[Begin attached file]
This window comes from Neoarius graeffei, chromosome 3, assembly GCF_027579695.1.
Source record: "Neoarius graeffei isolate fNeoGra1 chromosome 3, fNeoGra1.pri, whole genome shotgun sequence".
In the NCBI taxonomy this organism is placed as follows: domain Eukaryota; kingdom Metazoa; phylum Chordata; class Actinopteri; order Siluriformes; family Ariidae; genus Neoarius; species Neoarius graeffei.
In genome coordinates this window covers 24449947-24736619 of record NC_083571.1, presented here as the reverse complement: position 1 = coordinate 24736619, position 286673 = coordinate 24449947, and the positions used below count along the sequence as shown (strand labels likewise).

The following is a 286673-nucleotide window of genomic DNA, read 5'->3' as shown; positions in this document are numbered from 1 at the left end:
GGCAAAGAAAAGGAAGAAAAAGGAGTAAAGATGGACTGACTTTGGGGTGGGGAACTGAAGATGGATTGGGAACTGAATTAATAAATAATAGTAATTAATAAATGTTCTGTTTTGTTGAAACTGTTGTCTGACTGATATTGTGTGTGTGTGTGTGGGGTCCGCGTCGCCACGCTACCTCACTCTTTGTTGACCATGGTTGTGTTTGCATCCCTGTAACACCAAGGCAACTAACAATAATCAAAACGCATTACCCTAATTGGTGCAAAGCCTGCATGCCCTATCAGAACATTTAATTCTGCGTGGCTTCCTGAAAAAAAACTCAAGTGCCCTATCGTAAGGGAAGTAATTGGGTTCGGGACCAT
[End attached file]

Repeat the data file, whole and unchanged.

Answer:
This window comes from Neoarius graeffei, chromosome 3, assembly GCF_027579695.1.
Source record: "Neoarius graeffei isolate fNeoGra1 chromosome 3, fNeoGra1.pri, whole genome shotgun sequence".
In the NCBI taxonomy this organism is placed as follows: domain Eukaryota; kingdom Metazoa; phylum Chordata; class Actinopteri; order Siluriformes; family Ariidae; genus Neoarius; species Neoarius graeffei.
In genome coordinates this window covers 24449947-24736619 of record NC_083571.1, presented here as the reverse complement: position 1 = coordinate 24736619, position 286673 = coordinate 24449947, and the positions used below count along the sequence as shown (strand labels likewise).

The following is a 286673-nucleotide window of genomic DNA, read 5'->3' as shown; positions in this document are numbered from 1 at the left end:
GGCAAAGAAAAGGAAGAAAAAGGAGTAAAGATGGACTGACTTTGGGGTGGGGAACTGAAGATGGATTGGGAACTGAATTAATAAATAATAGTAATTAATAAATGTTCTGTTTTGTTGAAACTGTTGTCTGACTGATATTGTGTGTGTGTGTGTGGGGTCCGCGTCGCCACGCTACCTCACTCTTTGTTGACCATGGTTGTGTTTGCATCCCTGTAACACCAAGGCAACTAACAATAATCAAAACGCATTACCCTAATTGGTGCAAAGCCTGCATGCCCTATCAGAACATTTAATTCTGCGTGGCTTCCTGAAAAAAAACTCAAGTGCCCTATCGTAAGGGAAGTAATTGGGTTCGGGACCAT